National Donate Life Month highlights major need for donors

NEW HAVEN, Conn. (WTNH) — Despite all of the public awareness about the topic of organ donation, the number of people who are registered donors in Connecticut is still less than fifty percent. During National Donate Life Month in April, the New England Organ Bank is hosting several events to increase the number of registered organ, eye and tissue donors.

Joining us Sunday on Good Morning Connecticut, Mark Brevard, the Family and Community Services Coordinator for the New England Organ Bank, and Carolyn Fletcher, mother of an organ donor, talk about the importance of registering as an organ, eye and tissue donor.

Currently, close to 120,000 men, women and children in the United States in need of a lifesaving transplant. Largely due to the rarity of donation opportunities, only about 28,000 organs are transplanted each year.  As a result, 21 candidates die each day for lack of a donor.

This April, is the 12th Annual National Donate Life Month. The celebration commemorates those who have received or continue to wait for lifesaving transplants and remembers those who have given through donation.  A single organ donor can save the lives of eight people, while a single tissue donor can save and heal 50 others through needed heart valves, corneas, skin, bone, and tendons that mend hearts, prevent or cure blindness, heal burns and save limbs.

There have been many Donate Life flag-raisings in towns across Connecticut. In April, many Connecticut and hospitals are hosting organ donor registry drives:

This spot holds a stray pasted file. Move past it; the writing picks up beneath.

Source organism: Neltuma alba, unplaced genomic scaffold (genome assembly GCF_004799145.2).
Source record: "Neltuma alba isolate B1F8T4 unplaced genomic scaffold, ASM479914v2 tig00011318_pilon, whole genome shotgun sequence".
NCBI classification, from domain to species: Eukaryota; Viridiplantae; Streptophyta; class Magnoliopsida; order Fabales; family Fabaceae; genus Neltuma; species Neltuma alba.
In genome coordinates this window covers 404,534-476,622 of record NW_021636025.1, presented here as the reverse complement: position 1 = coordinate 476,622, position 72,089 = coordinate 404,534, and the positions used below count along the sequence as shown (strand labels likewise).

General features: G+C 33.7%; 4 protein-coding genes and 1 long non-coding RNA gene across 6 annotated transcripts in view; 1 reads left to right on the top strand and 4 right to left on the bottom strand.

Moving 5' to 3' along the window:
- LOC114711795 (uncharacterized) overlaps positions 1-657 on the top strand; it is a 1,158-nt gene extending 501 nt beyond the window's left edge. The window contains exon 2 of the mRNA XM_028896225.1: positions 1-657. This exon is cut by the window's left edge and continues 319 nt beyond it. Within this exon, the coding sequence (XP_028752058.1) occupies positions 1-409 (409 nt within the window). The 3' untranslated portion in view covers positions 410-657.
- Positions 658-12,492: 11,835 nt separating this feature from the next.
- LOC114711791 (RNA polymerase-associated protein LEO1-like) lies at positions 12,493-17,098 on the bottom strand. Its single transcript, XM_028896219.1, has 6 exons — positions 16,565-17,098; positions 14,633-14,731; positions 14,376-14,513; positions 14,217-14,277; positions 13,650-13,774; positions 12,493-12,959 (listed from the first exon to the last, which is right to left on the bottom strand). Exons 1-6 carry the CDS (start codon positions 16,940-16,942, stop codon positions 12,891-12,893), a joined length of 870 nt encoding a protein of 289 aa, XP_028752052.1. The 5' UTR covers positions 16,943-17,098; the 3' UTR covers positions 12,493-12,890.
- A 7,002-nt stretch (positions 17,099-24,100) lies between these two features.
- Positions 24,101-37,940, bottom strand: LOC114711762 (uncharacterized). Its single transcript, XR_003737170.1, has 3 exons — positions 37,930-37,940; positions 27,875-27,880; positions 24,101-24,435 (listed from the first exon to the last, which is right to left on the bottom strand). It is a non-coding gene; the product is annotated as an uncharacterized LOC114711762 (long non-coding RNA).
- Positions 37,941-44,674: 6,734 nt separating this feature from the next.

• 4/27 Mercy Medical Center
  • 4/29 William H. Backus Hospital

Carolyn Fletcher tells News 8 about her personal connection to organ donation, explaining the passing of her son. She tragically lost her teenage son Jarelle in a car accident in 1998. He was a proud New Haven boy, star football player and hero. He donated his heart, kidneys, pancreas and liver to several families.  Fletcher just recently communicated with one of the recipient families and hopes to inspire other people to make the choice to become and organ donor.

For those who are reluctant to becoming an organ donor, Fletcher and Brevard say to imagine a parent losing a child who could have been given a second chance. Some people feel that they should be buried “whole” and no organs taken, but think of the lives one could save – one day it could be a member of your family.  To Fletcher, there is no greater loss than your child, but knowing that he has helped so many people, keeps him alive in her mind.

New England Organ Bank plays a key role in the organ donation process. It is a federally designated, non-profit organ procurement organization (OPO). NEOB serves New Haven county and six other states. Yale-New Haven is our local transplant hospital.  The organization is dedicated to fostering community and professional support of organ and tissue donation, providing compassionate care for families, and saving and improving lives.

Besides registering as a donor, people can do many things to support organ donation including:

  • They can participate in thBesidee 2nd Annual Blue & Green 5K and 2 Mile Walk/Fun Run on Saturday, May 2rd.
  • New this year, is a USATF Certified 5K complete with prizes!
  • Funds raised from the event will be used solely to educate the public about the critical need for more people in Connecticut and Massachusetts to join the Donor Registry.
  • The race takes place at 21 Griffin Rd North in Windsor, CT from 7:30 – 11:00 am.
  • Registration fee is $25 adult, $10 child 17 & under and $15 for family members of all organ, tissue and eye donors.

If you’re interested in becoming an organ donor, there are a few steps to take.  First, make your wishes known to your family. Also, you can designate yourself a donor on your license through the DMV. You can also sign up online at Donate Life New England’s website www.Donatelifenewengland.org. In Connecticut, only 43% of state residents over the age of 18 are included in the Donor Registry, which is below the national average of 48%.

To watch the full interview, click on the video above. For more information, you can also visit the New England Organ Bank’s website www.neob.org.

 

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